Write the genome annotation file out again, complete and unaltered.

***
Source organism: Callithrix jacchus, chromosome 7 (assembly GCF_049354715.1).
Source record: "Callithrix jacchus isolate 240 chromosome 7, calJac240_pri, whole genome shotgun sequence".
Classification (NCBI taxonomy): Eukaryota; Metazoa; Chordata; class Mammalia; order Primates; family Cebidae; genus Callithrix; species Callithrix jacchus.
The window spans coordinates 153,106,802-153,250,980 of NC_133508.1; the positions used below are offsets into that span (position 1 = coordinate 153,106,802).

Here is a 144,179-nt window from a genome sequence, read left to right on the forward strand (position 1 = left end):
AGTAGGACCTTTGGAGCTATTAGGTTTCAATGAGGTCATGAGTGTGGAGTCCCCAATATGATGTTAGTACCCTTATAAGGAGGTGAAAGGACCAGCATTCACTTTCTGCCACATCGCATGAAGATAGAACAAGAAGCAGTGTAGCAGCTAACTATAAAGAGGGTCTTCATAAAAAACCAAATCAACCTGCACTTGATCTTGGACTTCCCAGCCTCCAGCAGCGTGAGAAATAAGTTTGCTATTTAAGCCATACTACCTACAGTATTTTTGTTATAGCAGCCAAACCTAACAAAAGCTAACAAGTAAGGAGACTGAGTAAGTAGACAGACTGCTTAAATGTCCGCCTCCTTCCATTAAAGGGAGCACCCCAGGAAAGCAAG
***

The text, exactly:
Source organism: Callithrix jacchus, chromosome 7 (assembly GCF_049354715.1).
Source record: "Callithrix jacchus isolate 240 chromosome 7, calJac240_pri, whole genome shotgun sequence".
Classification (NCBI taxonomy): Eukaryota; Metazoa; Chordata; class Mammalia; order Primates; family Cebidae; genus Callithrix; species Callithrix jacchus.
The window spans coordinates 153,106,802-153,250,980 of NC_133508.1; the positions used below are offsets into that span (position 1 = coordinate 153,106,802).

Here is a 144,179-nt window from a genome sequence, read left to right on the forward strand (position 1 = left end):
AGTAGGACCTTTGGAGCTATTAGGTTTCAATGAGGTCATGAGTGTGGAGTCCCCAATATGATGTTAGTACCCTTATAAGGAGGTGAAAGGACCAGCATTCACTTTCTGCCACATCGCATGAAGATAGAACAAGAAGCAGTGTAGCAGCTAACTATAAAGAGGGTCTTCATAAAAAACCAAATCAACCTGCACTTGATCTTGGACTTCCCAGCCTCCAGCAGCGTGAGAAATAAGTTTGCTATTTAAGCCATACTACCTACAGTATTTTTGTTATAGCAGCCAAACCTAACAAAAGCTAACAAGTAAGGAGACTGAGTAAGTAGACAGACTGCTTAAATGTCCGCCTCCTTCCATTAAAGGGAGCACCCCAGGAAAGCAAG